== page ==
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If you are dropping an object on the moon would it fall on to the moon's surface or fall towards earth?

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closed as not a real question by Qmechanic, Shog9 Nov 26 '12 at 3:04

It's difficult to tell what is being asked here. This question is ambiguous, vague, incomplete, overly broad, or rhetorical and cannot be reasonably answered in its current form. For help clarifying this question so that it can be reopened, visit the help center.If this question can be reworded to fit the rules in the help center, please edit the question.

I would like to think that all the rocks and boulders and dust and stuff just laying around on the surface of the Moon, and indeed, the fact that the Moon is intact, would be sufficient reason to suspect that the answer is that, in the vicinity of the Moon, the object falls onto the Moon's surface. – Alfred Centauri Oct 26 '12 at 1:09

OK, here's Neil Armstrong jumping onto the moon.

Did he fall up, or down to the surface?

And here's a video of Commander David Scott of Apollo 15 dropping a hammer and a feather on the moon.

And here's some more. There are lots of videos of things being thrown and dropped on the moon.

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When you are on the moon you are orbiting the earth.the earth exerts a gravitational force upon you, but you dont feel it because you are orbiting the earth.(essentially its like you are free-falling to towards the earth, but you have sufficient speed so that you go around)So you will only see the effects of the moon's gravity.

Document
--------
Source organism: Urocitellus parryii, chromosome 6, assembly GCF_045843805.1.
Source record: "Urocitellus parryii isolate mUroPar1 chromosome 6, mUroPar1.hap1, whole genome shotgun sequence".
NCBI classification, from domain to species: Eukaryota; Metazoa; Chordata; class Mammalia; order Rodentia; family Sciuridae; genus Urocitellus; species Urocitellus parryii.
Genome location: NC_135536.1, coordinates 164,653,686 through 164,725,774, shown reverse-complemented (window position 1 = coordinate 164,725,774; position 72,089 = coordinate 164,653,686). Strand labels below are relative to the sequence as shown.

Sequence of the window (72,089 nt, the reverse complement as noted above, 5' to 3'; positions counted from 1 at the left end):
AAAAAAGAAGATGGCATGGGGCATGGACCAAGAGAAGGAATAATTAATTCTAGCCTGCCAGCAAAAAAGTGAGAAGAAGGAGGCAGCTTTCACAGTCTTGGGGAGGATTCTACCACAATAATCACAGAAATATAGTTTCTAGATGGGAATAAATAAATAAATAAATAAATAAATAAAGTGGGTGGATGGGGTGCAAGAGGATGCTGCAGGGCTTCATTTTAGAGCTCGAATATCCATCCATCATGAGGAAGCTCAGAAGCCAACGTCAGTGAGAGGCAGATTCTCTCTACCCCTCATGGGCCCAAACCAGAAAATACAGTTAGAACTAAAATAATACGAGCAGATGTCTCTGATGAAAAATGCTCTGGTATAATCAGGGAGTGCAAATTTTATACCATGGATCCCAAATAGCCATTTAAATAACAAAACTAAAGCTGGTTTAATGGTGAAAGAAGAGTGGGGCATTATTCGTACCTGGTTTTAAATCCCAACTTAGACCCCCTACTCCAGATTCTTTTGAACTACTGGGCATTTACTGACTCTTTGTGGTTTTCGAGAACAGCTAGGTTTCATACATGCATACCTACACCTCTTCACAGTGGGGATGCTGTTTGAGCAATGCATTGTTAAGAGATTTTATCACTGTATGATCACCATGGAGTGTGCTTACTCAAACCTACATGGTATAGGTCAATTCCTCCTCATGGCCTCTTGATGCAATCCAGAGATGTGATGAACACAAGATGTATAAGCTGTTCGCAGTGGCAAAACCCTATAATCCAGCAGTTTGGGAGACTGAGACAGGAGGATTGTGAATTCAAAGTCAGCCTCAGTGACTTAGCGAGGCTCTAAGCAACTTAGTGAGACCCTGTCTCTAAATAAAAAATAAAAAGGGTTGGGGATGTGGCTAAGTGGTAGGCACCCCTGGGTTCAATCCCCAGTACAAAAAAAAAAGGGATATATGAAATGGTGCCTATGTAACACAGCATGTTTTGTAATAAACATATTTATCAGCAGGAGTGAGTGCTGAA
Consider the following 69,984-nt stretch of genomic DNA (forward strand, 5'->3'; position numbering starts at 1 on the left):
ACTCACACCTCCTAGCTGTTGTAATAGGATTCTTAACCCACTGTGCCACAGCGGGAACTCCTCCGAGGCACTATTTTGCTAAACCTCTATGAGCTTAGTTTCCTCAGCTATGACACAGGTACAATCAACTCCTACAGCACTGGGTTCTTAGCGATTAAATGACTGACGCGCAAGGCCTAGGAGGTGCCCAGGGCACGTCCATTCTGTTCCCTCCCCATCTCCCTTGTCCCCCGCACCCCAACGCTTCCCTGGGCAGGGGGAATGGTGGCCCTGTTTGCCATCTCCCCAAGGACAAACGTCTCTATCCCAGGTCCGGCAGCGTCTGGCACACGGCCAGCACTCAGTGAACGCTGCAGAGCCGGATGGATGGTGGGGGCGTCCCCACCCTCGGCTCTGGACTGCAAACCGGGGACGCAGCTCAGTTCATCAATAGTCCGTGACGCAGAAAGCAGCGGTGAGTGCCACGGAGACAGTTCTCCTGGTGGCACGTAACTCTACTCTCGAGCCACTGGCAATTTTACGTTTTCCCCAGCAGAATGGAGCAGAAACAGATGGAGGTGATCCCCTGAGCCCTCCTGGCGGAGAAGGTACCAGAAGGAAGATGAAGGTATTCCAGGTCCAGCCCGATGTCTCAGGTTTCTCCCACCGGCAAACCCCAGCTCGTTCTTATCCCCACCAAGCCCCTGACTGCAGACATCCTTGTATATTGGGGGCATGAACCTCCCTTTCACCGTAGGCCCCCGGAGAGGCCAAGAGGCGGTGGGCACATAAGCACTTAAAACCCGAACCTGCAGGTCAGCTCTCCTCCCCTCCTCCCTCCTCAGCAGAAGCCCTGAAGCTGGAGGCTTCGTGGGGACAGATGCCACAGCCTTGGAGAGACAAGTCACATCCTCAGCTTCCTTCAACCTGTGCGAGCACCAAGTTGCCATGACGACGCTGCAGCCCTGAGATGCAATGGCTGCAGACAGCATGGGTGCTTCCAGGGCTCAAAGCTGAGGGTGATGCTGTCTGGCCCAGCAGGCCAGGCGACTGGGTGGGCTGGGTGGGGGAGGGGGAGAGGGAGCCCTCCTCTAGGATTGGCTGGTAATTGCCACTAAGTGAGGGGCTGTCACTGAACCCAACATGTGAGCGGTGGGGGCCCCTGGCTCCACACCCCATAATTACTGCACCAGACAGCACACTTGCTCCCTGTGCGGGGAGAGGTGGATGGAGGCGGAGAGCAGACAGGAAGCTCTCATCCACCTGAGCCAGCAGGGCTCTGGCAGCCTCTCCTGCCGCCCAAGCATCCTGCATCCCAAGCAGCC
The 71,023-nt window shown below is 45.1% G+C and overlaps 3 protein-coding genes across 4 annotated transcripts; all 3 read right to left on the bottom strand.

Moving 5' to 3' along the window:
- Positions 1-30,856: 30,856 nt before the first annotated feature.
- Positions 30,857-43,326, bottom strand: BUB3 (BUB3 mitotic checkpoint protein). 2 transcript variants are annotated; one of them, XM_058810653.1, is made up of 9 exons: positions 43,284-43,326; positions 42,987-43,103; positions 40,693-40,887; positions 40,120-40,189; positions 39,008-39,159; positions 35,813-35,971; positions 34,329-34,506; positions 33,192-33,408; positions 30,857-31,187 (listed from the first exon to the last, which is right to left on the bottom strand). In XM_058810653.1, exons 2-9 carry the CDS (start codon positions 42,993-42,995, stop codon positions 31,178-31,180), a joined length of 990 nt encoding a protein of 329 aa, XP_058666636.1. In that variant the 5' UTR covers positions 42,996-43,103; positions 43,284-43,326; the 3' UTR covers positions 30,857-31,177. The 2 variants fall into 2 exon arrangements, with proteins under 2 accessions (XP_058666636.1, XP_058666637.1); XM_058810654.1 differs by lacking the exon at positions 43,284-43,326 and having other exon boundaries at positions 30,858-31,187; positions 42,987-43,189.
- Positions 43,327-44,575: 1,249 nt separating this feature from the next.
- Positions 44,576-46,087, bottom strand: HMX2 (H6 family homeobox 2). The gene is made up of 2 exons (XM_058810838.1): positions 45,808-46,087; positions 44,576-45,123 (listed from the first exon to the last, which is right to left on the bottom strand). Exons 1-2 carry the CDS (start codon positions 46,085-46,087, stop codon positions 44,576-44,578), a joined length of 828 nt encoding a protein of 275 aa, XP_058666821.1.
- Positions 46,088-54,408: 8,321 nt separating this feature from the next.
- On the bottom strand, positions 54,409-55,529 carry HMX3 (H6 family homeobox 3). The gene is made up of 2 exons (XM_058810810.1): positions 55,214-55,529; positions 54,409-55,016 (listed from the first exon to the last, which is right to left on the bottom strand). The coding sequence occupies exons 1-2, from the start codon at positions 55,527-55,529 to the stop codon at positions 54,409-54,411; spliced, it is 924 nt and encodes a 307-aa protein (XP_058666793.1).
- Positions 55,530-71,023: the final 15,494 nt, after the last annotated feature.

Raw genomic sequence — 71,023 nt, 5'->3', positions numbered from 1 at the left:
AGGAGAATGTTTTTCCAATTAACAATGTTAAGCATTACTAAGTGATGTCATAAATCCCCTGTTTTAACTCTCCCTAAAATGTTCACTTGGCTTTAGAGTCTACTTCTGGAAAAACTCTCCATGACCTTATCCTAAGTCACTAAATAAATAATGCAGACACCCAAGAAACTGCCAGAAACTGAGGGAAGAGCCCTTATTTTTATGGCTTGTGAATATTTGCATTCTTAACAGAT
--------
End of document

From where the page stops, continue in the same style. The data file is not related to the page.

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And even if that weren't true (if the Moon were somehow stationary at the same distance from the Earth), the Moon's gravity would still be orders of magnitude stronger than the Earth's gravity. – Keith Thompson Oct 26 '12 at 1:10

Technically- you are pulled toward both bodies. Every body exerts a force called gravity upon every other body. Unfortunately, Gravity is relatively weak and has an incredible fall-off. Meaning, the further away you are, the force exponentially decreases in strength.

Therefore, even though the moon doesn't exert as much total force as the Earth does, because the subject (your dropped object) is closer to the moon than the earth, the moon wins the tug of war.

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No. The drop-off is not exponential, but inverse-squared (i.e. as per Newton's law of universal gravitation). Exponential decay has a well-defined meaning which is wrong in this context. – Emilio Pisanty Oct 25 '12 at 22:13

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